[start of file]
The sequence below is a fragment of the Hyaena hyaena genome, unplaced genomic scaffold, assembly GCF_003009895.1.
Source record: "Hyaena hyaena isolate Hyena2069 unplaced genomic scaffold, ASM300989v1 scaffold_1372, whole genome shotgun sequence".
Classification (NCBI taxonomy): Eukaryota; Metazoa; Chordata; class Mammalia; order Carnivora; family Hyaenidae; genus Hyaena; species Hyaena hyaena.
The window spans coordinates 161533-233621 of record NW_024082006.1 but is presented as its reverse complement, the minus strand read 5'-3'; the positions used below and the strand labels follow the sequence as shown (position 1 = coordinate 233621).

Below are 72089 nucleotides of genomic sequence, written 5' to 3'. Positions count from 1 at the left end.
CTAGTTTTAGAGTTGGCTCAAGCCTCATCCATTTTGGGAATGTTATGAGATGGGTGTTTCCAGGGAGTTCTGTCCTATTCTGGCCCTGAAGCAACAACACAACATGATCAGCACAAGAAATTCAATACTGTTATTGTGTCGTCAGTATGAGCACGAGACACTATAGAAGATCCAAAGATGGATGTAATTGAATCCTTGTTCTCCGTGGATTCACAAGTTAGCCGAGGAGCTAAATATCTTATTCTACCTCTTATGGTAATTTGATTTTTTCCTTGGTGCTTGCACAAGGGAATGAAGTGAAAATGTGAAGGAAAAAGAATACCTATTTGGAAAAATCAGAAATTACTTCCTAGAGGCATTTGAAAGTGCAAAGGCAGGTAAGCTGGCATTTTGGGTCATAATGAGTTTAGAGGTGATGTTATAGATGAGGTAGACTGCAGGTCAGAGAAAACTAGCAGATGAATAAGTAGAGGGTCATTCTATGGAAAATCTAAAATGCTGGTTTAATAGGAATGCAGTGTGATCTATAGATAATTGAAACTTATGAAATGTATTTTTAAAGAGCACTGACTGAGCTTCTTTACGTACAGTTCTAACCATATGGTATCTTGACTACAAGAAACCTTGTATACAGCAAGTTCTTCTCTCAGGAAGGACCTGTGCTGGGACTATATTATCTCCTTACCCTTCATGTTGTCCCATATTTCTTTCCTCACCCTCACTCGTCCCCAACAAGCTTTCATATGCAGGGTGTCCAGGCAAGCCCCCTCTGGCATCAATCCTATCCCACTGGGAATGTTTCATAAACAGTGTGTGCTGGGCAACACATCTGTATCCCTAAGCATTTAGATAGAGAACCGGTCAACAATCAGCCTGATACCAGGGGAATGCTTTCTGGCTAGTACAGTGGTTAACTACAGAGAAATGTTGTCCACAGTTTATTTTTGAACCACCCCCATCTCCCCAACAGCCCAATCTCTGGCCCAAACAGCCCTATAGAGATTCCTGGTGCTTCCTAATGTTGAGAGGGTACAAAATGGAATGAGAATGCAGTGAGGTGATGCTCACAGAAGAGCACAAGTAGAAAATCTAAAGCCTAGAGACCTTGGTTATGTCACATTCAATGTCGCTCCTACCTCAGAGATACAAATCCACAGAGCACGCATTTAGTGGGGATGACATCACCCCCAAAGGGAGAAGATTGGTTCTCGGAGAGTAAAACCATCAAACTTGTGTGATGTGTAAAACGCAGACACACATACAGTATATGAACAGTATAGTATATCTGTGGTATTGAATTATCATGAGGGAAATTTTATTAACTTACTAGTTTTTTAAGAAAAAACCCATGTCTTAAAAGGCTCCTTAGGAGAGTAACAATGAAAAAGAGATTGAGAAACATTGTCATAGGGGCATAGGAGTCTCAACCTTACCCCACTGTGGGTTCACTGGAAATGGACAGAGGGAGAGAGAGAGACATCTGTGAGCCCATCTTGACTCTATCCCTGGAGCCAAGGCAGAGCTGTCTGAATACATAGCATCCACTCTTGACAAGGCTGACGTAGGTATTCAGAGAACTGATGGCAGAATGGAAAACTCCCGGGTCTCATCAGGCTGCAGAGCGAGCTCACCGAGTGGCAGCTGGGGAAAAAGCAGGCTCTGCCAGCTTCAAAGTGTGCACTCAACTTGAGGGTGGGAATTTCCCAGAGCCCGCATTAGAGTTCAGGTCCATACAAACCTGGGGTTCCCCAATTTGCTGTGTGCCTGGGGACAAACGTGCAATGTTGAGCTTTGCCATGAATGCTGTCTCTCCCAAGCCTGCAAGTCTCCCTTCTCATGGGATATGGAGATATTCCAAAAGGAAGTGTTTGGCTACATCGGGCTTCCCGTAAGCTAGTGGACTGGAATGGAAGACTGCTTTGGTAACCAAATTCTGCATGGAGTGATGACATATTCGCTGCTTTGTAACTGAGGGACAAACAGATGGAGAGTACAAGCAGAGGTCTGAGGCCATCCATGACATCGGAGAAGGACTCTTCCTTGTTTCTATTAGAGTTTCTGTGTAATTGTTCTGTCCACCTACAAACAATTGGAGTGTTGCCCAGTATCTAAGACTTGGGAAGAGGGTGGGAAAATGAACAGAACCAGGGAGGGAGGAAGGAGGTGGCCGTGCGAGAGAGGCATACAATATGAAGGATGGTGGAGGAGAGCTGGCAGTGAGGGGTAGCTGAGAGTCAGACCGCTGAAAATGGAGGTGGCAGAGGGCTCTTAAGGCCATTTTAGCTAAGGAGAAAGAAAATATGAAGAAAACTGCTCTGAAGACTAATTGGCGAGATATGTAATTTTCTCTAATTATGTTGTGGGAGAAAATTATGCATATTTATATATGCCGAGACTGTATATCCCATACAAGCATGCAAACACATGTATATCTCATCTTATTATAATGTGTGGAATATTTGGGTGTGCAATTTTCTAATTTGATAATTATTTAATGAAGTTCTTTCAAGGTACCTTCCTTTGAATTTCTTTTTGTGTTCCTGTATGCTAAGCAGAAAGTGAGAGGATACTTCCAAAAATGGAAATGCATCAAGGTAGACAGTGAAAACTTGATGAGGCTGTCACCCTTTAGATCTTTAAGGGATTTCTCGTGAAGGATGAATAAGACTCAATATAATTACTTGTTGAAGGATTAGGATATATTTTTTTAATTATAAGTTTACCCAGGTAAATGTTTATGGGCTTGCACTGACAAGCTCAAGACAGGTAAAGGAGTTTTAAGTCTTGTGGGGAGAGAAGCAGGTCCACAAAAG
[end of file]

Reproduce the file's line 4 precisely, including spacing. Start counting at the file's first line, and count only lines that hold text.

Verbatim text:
The window spans coordinates 161533-233621 of record NW_024082006.1 but is presented as its reverse complement, the minus strand read 5'-3'; the positions used below and the strand labels follow the sequence as shown (position 1 = coordinate 233621).